As one of Minnesota's oldest towns, Stillwater, on the St. Croix River's west bank, is abundant in man-made scenery while also being wrapped in and populated by the dense forests native to Minnesota. In the nationally registered Downtown Commercial Historic District, the oldest buildings in this town are open to tourists. The oldest building in Stillwater is the Historic Courthouse, which dates back to the mid-1800s, and the Arcola Mills, located 10 minutes north of town, dates back to 1847. You can use the self-guided tour, available online for free, to learn about Stillwater's historical buildings. Not to be outdone by Stillwater's historic buildings, the natural beauty in and around town is also worthy of note. There are the local state parks, William O'Brien State Park and Willow River State Park, less than a 20-minute drive from Stillwater, as well as the great hiking options, including Brown's Creek State Trail and the many trails in the St. Croix Boom Site State Wayside.
Are you looking for the perfect place to spend the waning days of summer? Or a Minnesota town to celebrate the fall equinox in? Well, if either of these is true, then visiting the midwestern town of Luverne is an excellent option. While fall may be creeping into view, there are still lots of hot summer days left to enjoy, during which nothing is better than a nice cool body of water to swim. For this, the local River Rock Reservoir is a great option, across which lies Luverne City Park. There is also the local popular swimming destination, The Lake, to enjoy. Directly to the west of town, there is Hawkinson Park, while Redbird Field, to the east, is a great place to have a picnic. Near town, you will also find Blue Mounds State Park, where you will have the chance to see buffalo roaming and do some bird watching.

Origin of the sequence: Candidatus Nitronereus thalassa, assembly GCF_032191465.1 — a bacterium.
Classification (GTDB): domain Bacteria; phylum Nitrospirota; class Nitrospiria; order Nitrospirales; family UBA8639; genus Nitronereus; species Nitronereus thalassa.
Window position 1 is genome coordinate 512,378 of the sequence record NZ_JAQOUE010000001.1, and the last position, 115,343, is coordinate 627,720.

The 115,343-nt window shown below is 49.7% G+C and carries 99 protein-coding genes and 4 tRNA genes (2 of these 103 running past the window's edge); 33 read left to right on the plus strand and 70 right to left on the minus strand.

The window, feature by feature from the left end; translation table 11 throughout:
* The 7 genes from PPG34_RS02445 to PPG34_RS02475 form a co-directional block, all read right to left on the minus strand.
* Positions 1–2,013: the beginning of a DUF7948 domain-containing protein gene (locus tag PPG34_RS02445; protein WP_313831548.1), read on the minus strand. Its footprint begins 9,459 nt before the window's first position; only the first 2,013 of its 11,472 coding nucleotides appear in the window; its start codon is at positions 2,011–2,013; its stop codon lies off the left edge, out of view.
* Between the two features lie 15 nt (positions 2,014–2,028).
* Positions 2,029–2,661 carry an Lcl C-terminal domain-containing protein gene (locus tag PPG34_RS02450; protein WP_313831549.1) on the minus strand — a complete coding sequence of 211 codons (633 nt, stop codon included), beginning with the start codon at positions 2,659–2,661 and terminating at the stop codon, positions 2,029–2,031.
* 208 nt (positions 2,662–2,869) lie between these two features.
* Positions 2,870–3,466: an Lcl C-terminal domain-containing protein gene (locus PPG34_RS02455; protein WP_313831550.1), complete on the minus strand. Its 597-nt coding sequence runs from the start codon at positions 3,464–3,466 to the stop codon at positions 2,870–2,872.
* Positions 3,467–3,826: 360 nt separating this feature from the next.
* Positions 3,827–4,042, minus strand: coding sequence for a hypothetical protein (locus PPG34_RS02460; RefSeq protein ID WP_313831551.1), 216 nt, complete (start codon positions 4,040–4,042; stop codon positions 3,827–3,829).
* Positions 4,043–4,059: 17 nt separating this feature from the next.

Those looking to get a taste of the true wilds of Minnesota without going completely off the grid will find Biwabik to be what you are looking for. Outside of town, there are a variety of parks and green spaces to explore, with the highlight being Giants Ridge Recreation Area. In the warmer months of the year, you can hike, golf, fish, and generally explore the park, while in the winter months, there are a range of cross-country skiing trails, snowshoe trails, and even a few downhill-ski runs to enjoy. For anyone who loves hiking, there is easy access to the trailhead of the historic Mesabi Trail just 15 minutes east of town. Hike this iconic 135-mile trail over a few days, or choose a short portion to explore. Either way, you will have the chance to revel in scenic views of the Mesabi Mountain Range.
The Take Home
Minnesota's location may dictate that there are some seemingly barren times of the year. However, in reality, Minnesota towns have an aesthetic that is always changing. The rolling hills and deep clear lakes are just as beautiful in the summer as they are when covered in autumn foliage or in the crisp white snow of winter. So, no matter the season, you can enjoy the local scenery of Minnesota all year round.